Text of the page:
Elma Cunningham is one of our Welfare Advisers working in Scotland, and she and her family also help run a small holding base where donkeys like Skye can recuperate.
This little colt was living alone on the Isle of Skye and it took a 500-mile round trip to get him into the safety of our care. He was terribly thin, his body in poor condition and legs covered in sores from constant exposure to the elements. Sky wanted to write for you in his own words, how his time with Elma has been…. with a little help typing of course!
When I arrived in February 2015 after a long journey a huge bed of straw awaited me, accompanied by a warm feed and water. The Welfare Adviser who brought me settled me in the stable, got a chair and a blanket and sat up with me until the small hours of the morning, then one of her sons came and took over. Before breakfast somebody called a Vet arrived. He is a nice man though his stethoscope was cold.
He listened to parts of my body, took my temperature and said I was to have lots of rest, a special diet, medication three times a day and round the clock observation. The Welfare Adviser and her boys stayed with me all day and during the night for about a week. I even had heat lamps in my stable for a wee while. They were taken away and I had a very warm rug put on. It stayed with me well in to spring.
Two days after my arrival the Vet came back and was really pleased with my progress but knew there was a long way to go. I was beginning to enjoy my food, particularly the grated carrot and apple that found a way into my feed bucket. As for the home-grown hay in the manger – wonderful!
The following week I had a Donkey Sanctuary Medical. My body score was less than one, I had lots of worms but luckily no liver fluke. So it was more yucky stuff to take. However, it slipped down well with a biscuit. The Vet implanted my micro-chip, completed my passport application form, started my flu and tetanus injections and I was all set!
I enjoyed a short daily stroll outside on a lunge line. What I did enjoy when I was out was seeing the sheep. They are the funniest looking things. One day I was taken up to the top shed and I saw new lambs. They weren’t much smaller than me.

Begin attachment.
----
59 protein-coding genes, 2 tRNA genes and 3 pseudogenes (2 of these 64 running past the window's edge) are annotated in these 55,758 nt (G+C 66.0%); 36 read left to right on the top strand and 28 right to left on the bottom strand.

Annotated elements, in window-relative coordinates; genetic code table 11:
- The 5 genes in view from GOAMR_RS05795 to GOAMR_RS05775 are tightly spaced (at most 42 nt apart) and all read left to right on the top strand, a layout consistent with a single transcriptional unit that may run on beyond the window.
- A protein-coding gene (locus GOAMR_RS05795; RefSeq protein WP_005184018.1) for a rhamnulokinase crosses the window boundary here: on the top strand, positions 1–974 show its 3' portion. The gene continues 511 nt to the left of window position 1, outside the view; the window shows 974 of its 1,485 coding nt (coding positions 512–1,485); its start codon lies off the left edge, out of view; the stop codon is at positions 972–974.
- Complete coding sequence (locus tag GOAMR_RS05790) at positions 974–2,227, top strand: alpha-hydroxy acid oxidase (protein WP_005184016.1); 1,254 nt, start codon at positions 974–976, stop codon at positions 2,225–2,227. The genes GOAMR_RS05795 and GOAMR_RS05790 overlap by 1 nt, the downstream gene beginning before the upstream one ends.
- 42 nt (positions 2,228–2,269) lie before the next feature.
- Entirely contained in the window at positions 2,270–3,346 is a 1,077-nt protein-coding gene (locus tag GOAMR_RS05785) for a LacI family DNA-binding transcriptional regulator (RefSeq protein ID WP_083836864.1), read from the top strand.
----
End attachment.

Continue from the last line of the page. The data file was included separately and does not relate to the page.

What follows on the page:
The farrier came and trimmed my feet. We meet regularly. He’s a nice man and chats away to me and scratches my ears. I think that’s because he can do my little feet without any bother. I just hold them up for him, one at a time.
When the better weather came I was allowed out on my own to the paddock. I ran and ran, rolled and rolled, and ate lovely grass. After a few weeks I was allowed out with a donkey who has now become my best friend. He’s called Coco. When I was fit enough Coco and I went out and about raising the profile of the Sanctuary. Once I went to the local Boys’ Brigade Company Parade and took the salute as they marched past. How important was I?
I live permanently at the Holding Base in Scotland. The family felt I had been through so much they kept me. I love it here. My meals are the same time every day, my stable is spotless. I have a lovely paddock and lots of donkey friends.
The dedication of the holding base family, the expertise of the Vet and the patience of the farrier brought me through a dark patch but I’m fine now and the “Skye’s the limit”.
Thank you Donkey Sanctuary I will be forever in your debt.